Leviticus 23:11

11 He is to wave the sheaf before the LORD so it will be accepted on your behalf; the priest is to wave it on the day after the Sabbath.

Leviticus 23:11 in Other Translations

11 And he shall wave the sheaf before the LORD, to be accepted for you: on the morrow after the sabbath the priest shall wave it.
11 and he shall wave the sheaf before the LORD, so that you may be accepted. On the day after the Sabbath the priest shall wave it.
11 On the day after the Sabbath, the priest will lift it up before the LORD so it may be accepted on your behalf.
11 He will wave the sheaf before God for acceptance on your behalf; on the morning after Sabbath, the priest will wave it.
11 He will wave the sheaf before the Lord so that you may be accepted; the priest is to wave it on the day after the Sabbath.

Leviticus 23:11 Meaning and Commentary

Leviticus 23:11

And he shall wave the sheaf before the Lord
Or the omer of barley; this was done by the priest in the tabernacle and temple, where was the presence of God, and that before the handful of it was put upon the altar; which agitation or waving was, as Gersom says, towards the cast; it was moved to and fro, backwards and forwards, upwards and downwards, to make an acknowledgment to the Lord of heaven and earth, that the fruits of the earth and the plentiful harvest were of him, and to give him the praise and glory of it: to be accepted for you;
of the Lord, as a thanksgiving to him, for the harvest now ripe, and the appointed time of it, and the plenty thereof; and that the remainder might be sanctified and blessed to them, and they have leave to gather it in, which they had not till this was done: on the morrow after the sabbath the priest shall wave it;
not after the seventh day, but after the first day of the feast of unleavened bread, which was a sabbath, in which no servile work was to be done, ( Leviticus 23:7 ) ; and so the Targum of Jonathan calls it the day after the first good day of the passover, which was the sixteenth of Nisan, as Josephus expressly says, in the place above referred to; and so it is generally understood by Jewish writers F13 the account given of this affair is this; the messengers of the sanhedrim went out (from Jerusalem over the brook Kidron to the fields near it) on the evening of the feast, (i.e. at the going out of the fifteenth) and at the beginning of the sixteenth of Nisan, and bound the standing corn in bundles, that so it might be the more easily reaped; and all the neighbouring cities gathered together there, that it might be reaped in great pomp; and when it was dark, one said to them, is the sun set? they said, yes. With this sickle (shall I reap?) they said, yes. In this basket (shall I put it?) they said, yes. If on a sabbath day, he said to them, On this sabbath day (shall I do it?) they said, yes F14. These questions were put and answered three times; then they reaped it and put it into the baskets, and brought it to the court, where they parched it before the fire, to fulfil the commandment of parched corn; then they put it in mills for grinding beans, and took out of it a tenth part (of an ephah), which was sifted with eighteen sieves; then oil and frankincense were poured upon it, being mixed; and it was waved, and brought, and a handful taken and burnt, and the rest was eaten by the priests; and when they had offered the omer, they went out and found the streets of Jerusalem full of meal and parched corn F15, there being now full liberty to reap what they would: now this sheaf of the firstfruits was typical of Christ; it being of barley, may denote the mean estate of Christ in his humiliation; and but one sheaf for all the people, may signify that Christ is the one Mediator, Saviour, and Redeemer: yet as a sheaf comprehends many stalks and grains, so Christ has a complication of blessings in him; yea, he had all his people representatively in him, when he was offered for the whole body of his mystical Israel, all the children of God scattered abroad; the manner of reaping it, by persons deputed by the sanhedrim on the eve of a festival of the passover, in the sight of much people, without Jerusalem, near Kidron, exactly agrees with the apprehending of Christ in the night near Kidron, by persons sent from the Jewish sanhedrim, and his suffering publicly without the gates of Jerusalem; it being brought to the priests in the court, and threshed, winnowed, dried, and parched by the fire, and ground in mills, may denote the various dolorous sufferings of Christ, by means of the priests and elders of the people; and oil and frankincense being put on it, may denote the acceptableness of his sacrifice to God; and the waving of it, his resurrection from the dead, which was on the very day this sheaf was waved; who is the firstfruits of them that sleep in him, and which sanctifies the whole body of them, and ensures their resurrection unto eternal life; see ( 1 Corinthians 15:20 1 Corinthians 15:23 ) .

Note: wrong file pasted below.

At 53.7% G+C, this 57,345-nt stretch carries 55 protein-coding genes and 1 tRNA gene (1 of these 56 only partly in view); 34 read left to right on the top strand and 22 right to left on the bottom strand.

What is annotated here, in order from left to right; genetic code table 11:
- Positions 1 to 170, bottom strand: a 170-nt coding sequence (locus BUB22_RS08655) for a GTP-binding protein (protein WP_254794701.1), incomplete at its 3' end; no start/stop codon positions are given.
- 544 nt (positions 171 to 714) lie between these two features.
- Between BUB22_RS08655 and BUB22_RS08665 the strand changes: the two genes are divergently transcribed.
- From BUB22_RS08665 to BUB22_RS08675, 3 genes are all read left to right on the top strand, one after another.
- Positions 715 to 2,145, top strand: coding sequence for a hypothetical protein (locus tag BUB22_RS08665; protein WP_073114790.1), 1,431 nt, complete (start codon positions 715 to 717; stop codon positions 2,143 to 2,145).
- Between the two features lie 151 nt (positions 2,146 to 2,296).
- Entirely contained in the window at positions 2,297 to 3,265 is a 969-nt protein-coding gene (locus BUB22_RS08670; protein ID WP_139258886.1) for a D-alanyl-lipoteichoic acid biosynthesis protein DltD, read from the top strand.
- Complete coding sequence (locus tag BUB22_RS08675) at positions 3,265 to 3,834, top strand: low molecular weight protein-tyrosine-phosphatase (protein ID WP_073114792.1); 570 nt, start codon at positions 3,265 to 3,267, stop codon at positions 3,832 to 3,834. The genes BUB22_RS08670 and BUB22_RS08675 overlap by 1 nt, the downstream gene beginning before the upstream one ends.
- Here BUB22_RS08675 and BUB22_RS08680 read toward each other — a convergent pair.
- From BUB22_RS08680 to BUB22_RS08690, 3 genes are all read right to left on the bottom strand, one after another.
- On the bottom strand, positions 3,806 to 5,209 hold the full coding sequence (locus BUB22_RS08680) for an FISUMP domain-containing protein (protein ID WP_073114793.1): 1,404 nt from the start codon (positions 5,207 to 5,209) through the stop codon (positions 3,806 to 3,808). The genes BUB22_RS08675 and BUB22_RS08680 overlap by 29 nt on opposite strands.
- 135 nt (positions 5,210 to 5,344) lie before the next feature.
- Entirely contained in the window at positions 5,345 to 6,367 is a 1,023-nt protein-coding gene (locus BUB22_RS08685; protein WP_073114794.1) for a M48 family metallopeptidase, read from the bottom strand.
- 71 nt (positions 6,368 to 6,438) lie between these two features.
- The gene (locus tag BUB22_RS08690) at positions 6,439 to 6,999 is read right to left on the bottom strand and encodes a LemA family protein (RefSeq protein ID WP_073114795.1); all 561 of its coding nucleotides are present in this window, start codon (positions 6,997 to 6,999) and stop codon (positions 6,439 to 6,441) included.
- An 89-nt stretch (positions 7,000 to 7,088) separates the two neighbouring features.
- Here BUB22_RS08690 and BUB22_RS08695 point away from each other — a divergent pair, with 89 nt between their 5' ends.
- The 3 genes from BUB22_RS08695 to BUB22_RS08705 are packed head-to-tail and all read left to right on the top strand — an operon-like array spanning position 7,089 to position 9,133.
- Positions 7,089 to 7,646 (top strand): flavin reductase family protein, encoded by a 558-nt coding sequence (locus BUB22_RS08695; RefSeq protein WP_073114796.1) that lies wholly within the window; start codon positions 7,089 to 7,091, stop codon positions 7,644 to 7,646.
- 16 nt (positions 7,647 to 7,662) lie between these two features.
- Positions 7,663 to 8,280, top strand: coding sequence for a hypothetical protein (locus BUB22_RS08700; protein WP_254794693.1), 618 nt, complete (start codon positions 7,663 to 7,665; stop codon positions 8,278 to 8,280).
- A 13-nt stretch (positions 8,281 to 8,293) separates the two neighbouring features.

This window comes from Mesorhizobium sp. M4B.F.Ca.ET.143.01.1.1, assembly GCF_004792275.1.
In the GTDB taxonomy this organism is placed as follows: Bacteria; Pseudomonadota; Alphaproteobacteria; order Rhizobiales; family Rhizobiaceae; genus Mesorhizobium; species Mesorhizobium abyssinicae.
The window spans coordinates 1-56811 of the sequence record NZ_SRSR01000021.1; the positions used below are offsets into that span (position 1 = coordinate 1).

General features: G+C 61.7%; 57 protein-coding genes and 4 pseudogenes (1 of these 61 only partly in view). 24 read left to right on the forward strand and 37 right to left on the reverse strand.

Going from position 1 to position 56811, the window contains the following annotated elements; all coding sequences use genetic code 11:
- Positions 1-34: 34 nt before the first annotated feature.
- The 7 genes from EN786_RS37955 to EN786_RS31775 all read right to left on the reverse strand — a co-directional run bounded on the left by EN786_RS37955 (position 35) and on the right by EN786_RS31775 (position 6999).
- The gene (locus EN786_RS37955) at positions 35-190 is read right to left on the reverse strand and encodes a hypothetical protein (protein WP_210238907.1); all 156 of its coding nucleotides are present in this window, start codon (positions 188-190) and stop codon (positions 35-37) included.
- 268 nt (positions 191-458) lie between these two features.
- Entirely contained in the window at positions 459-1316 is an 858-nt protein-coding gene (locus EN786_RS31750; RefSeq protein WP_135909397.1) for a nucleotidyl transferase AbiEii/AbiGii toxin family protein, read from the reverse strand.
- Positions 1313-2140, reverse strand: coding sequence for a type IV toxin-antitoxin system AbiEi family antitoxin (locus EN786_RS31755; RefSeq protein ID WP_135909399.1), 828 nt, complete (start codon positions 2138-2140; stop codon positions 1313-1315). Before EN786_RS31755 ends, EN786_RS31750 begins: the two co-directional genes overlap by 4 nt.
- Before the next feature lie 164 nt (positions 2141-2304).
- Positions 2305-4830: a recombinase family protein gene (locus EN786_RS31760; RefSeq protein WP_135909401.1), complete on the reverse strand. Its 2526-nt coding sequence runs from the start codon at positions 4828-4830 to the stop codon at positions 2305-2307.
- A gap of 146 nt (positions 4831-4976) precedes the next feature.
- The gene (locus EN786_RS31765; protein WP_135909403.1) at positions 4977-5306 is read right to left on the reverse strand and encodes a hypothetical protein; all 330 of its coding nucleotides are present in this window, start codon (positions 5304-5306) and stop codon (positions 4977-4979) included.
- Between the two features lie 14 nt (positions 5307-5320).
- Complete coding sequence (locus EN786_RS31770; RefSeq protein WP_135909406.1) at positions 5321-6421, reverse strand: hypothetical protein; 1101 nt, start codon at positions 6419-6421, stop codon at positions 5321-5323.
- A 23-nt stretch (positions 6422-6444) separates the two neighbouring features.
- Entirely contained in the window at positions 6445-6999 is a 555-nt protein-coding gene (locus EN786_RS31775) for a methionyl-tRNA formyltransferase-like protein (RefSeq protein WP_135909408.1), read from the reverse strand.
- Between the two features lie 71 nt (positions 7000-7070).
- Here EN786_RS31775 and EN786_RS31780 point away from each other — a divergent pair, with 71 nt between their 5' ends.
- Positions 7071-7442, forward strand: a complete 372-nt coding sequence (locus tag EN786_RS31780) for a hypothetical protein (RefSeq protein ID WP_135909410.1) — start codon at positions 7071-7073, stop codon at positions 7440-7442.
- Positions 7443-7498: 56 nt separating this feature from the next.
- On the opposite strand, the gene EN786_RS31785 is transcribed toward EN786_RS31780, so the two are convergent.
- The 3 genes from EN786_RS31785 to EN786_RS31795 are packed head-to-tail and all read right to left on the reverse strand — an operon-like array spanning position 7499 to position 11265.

F13 Jarchi & Ben Gersom in loc. Jarchi in Misn. Succah, c. 3. sect. 12.
F14 Misn. Menachot, c. 10. sect. 3, 4.
F15 Ib. sect. 4, 5.

Leviticus 23:11 In-Context

9 The LORD said to Moses,
10 “Speak to the Israelites and say to them: ‘When you enter the land I am going to give you and you reap its harvest, bring to the priest a sheaf of the first grain you harvest.
11 He is to wave the sheaf before the LORD so it will be accepted on your behalf; the priest is to wave it on the day after the Sabbath.
12 On the day you wave the sheaf, you must sacrifice as a burnt offering to the LORD a lamb a year old without defect,
13 together with its grain offering of two-tenths of an ephah of the finest flour mixed with olive oil—a food offering presented to the LORD, a pleasing aroma—and its drink offering of a quarter of a hin of wine.

Cross References 2

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